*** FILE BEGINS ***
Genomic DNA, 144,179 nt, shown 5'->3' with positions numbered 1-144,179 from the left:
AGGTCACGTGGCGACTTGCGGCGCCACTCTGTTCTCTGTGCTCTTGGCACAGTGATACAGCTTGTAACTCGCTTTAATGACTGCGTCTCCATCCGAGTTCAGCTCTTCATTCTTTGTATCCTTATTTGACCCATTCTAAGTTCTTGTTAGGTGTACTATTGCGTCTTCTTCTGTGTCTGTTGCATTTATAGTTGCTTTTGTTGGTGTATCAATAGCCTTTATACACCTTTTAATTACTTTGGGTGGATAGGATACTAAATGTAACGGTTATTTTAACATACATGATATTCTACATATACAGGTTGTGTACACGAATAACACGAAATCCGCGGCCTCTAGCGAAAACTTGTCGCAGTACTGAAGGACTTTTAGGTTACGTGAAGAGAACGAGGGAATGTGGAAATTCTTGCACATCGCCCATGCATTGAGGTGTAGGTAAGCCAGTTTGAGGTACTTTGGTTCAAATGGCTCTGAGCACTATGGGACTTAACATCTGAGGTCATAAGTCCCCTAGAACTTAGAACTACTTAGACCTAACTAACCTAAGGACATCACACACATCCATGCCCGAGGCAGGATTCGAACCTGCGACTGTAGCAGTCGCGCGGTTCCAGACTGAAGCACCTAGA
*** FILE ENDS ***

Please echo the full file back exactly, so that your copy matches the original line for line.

Genomic DNA, 144,179 nt, shown 5'->3' with positions numbered 1-144,179 from the left:
AGGTCACGTGGCGACTTGCGGCGCCACTCTGTTCTCTGTGCTCTTGGCACAGTGATACAGCTTGTAACTCGCTTTAATGACTGCGTCTCCATCCGAGTTCAGCTCTTCATTCTTTGTATCCTTATTTGACCCATTCTAAGTTCTTGTTAGGTGTACTATTGCGTCTTCTTCTGTGTCTGTTGCATTTATAGTTGCTTTTGTTGGTGTATCAATAGCCTTTATACACCTTTTAATTACTTTGGGTGGATAGGATACTAAATGTAACGGTTATTTTAACATACATGATATTCTACATATACAGGTTGTGTACACGAATAACACGAAATCCGCGGCCTCTAGCGAAAACTTGTCGCAGTACTGAAGGACTTTTAGGTTACGTGAAGAGAACGAGGGAATGTGGAAATTCTTGCACATCGCCCATGCATTGAGGTGTAGGTAAGCCAGTTTGAGGTACTTTGGTTCAAATGGCTCTGAGCACTATGGGACTTAACATCTGAGGTCATAAGTCCCCTAGAACTTAGAACTACTTAGACCTAACTAACCTAAGGACATCACACACATCCATGCCCGAGGCAGGATTCGAACCTGCGACTGTAGCAGTCGCGCGGTTCCAGACTGAAGCACCTAGA